MrsMangel he's not a horrible person - just someone I don't know that well but feel sorry about the bits I do know - is worse to be disliked or pitied? I thinks it less a sense of entitlement just more a combination of desperation/brazenness.

Mutt Wed 10-Apr-13 10:16:12

Oh FGS...no need to get HR involved!

The world's gone mad...

Mutt Wed 10-Apr-13 10:17:54

But he's not desperate.

He can get a bus like everyone else without a car has to.

Or learn to drive/buy a car.

I wouldn't expect other people to ferr me about OP, and I'm sure you wouldn't either.

BOF Wed 10-Apr-13 10:18:15

Another vote for RevoltingPeasant's email.

RollerCola Wed 10-Apr-13 10:19:35

You are me, 15 yrs ago! I was in a VERY similar situation and had very similar feelings to you. The guy in question used to wait for me to finish work, even though he finished over half an hr earlier some days and could have WALKED home in that time!

I used to find myself finding extra work to do in the hope that he'd give up waiting for me and go home by himself. It became a standing joke in the office - I was a fool!

In the end I came to my senses and told him I couldn't give him a lift any more, it wasn't convenient. He got the message but you need to spell it out to these people in black & white. As the others have said don't make excuses, just say you can't as it's not convenient and leave it at that. He can't give a counter-excuse to that reason.

Stick to your guns and DON'T give him any lifts AT ALL. Good luck!

fromparistoberlin Wed 10-Apr-13 10:20:40

keep saying, "oh I amnot going that way tonight" until he gets hint

visiting mother
picking up partner
shopping

etcetc

arabesque Wed 10-Apr-13 10:24:51

YANBU. I would have no problem giving someone an occasional lift home but would absolutely hate to get into a regular arrangement that would tie me down. Also, sometimes you really do just want a bit of time on your own to wind down after a day at work. Or to suddenly decide to stop off at the shops or work a bit late or leave early or whatever.

MrsMangelFanciedPaulRobinson Wed 10-Apr-13 10:29:51

The problem is people like him genuinely do believe they are entitled to have the world do favours for them, and they also genuinely believe that anyone that won't accommodate their request is unreasonable and unfair.

Mutt Wed 10-Apr-13 10:30:45

I have given plenty of people lifts during the course of my working life, some on a regular basis (by my instigation), some as and when, some in emergency situations.

I have always been, and will continue to be, very happy to do so.

What I object to is people like the OP describes, who would rather tag onto someone else as a long-term solution to their transport problems. Often people will ask as a temporary measure but never quite get round to sorting out another arrangement hmm. Believe me, it is far more difficult to put a stop to an existing arrangement than to never start it in the first place.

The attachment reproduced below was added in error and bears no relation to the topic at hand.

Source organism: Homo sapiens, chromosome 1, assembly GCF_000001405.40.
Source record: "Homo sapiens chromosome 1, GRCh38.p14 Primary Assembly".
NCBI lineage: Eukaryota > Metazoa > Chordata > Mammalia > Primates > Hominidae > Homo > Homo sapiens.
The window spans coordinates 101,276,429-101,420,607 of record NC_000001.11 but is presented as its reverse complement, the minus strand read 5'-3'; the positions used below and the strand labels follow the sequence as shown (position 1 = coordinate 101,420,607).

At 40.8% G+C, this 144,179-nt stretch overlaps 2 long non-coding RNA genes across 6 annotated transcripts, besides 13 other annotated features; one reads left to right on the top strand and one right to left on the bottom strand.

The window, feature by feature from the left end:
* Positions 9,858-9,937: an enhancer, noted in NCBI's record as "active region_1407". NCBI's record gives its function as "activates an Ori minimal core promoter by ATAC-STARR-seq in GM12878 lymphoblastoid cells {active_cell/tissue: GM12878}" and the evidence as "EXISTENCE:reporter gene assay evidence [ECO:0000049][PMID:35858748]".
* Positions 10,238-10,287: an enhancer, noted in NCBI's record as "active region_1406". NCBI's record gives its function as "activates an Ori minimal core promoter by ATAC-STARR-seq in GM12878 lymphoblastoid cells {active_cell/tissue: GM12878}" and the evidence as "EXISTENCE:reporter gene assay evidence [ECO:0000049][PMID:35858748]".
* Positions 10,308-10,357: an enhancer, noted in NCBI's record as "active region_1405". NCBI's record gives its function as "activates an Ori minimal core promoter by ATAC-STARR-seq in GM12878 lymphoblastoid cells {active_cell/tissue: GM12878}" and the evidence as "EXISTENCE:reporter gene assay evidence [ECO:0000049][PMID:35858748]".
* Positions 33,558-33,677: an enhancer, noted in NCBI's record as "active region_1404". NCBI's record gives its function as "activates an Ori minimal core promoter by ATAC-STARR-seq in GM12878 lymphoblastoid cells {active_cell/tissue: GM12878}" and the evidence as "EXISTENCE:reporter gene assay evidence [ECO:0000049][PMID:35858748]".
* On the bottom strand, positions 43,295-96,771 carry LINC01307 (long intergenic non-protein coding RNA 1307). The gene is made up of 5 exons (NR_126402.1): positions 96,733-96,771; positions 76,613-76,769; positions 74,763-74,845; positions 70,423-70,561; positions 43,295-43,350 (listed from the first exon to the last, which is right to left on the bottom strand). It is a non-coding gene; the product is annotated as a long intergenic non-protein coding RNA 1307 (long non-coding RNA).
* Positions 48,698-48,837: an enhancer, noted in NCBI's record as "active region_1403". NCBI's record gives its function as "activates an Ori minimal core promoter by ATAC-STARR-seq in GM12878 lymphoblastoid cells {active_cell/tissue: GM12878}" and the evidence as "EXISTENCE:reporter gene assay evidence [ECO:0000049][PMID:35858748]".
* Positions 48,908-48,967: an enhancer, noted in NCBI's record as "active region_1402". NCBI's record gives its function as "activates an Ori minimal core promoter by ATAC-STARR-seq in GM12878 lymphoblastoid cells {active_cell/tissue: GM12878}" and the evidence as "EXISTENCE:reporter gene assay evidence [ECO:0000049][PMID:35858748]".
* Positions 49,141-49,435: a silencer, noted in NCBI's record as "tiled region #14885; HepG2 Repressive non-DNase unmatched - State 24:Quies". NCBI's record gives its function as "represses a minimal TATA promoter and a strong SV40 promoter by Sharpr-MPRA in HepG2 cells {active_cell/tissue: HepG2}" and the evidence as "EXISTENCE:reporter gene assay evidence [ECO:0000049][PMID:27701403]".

You have been warned!

tulippa Wed 10-Apr-13 10:32:50

RollerCola he did that to me once as well! I have set shifts so finish at different times to nearly everyone else so was bit hmm when he asked for a lift in the daytime knowing that he wouldn't finish the same time as me. Turned out he did wait round 30 minutes for me to finish. Surely the bus would have been easier??

DontSHOUTTTTTT Wed 10-Apr-13 10:38:05

Tell him that you are learning French using an audio programme and that you have to practise in the car. grin

...or just tell sorry but you can't give him a lift. NO explanation is best

DonkeysDontRideBicycles Wed 10-Apr-13 10:56:01

Smile, stay pleasant, say, "Best not to rely on me, good luck with the driving lessons", then at random times if it suits you, offer.

fudgeit Wed 10-Apr-13 10:56:52

whoa he waited around for you?! how did you handle that? is there any way you can fashion a situation where you are suddenly without car and relying on DH? maybe he can see him off a bit for you?

abbyfromoz Wed 10-Apr-13 11:00:55

Yanbu- haven't read the whole thread but just explain that unfortunately you can't as you now need to go in the opposite direction to pick up your children (therefore he won't fit in the car anyway)wink it's a lie but it will get you out of a sticky situation

clam Wed 10-Apr-13 11:10:51

I fully understand your reluctance on this one. However, I'm now feeling a bit blush as I've been relying on lifts from friends/colleagues recently, since I broke my leg. Thank goodness I'm now back on wheels.

Mutt Wed 10-Apr-13 11:11:37

No, no, no...don't start inventing lies.

Lies only come easily to duplicitous people, which the OP is clearly not.

Lies have a habit of coming back to bite you on the arse when you forget the lie you told and catch yourself out either with the bloke asking for the lifts or someone else and word gets back to him.

Then you're not just someone who didn't want to give Harry Freeloader a lift home, you're a Liar.

Which is never good.

Mutt Wed 10-Apr-13 11:12:34

clam - a broken leg is a completely different thing! I'm sure your colleagues were only too happy to help out.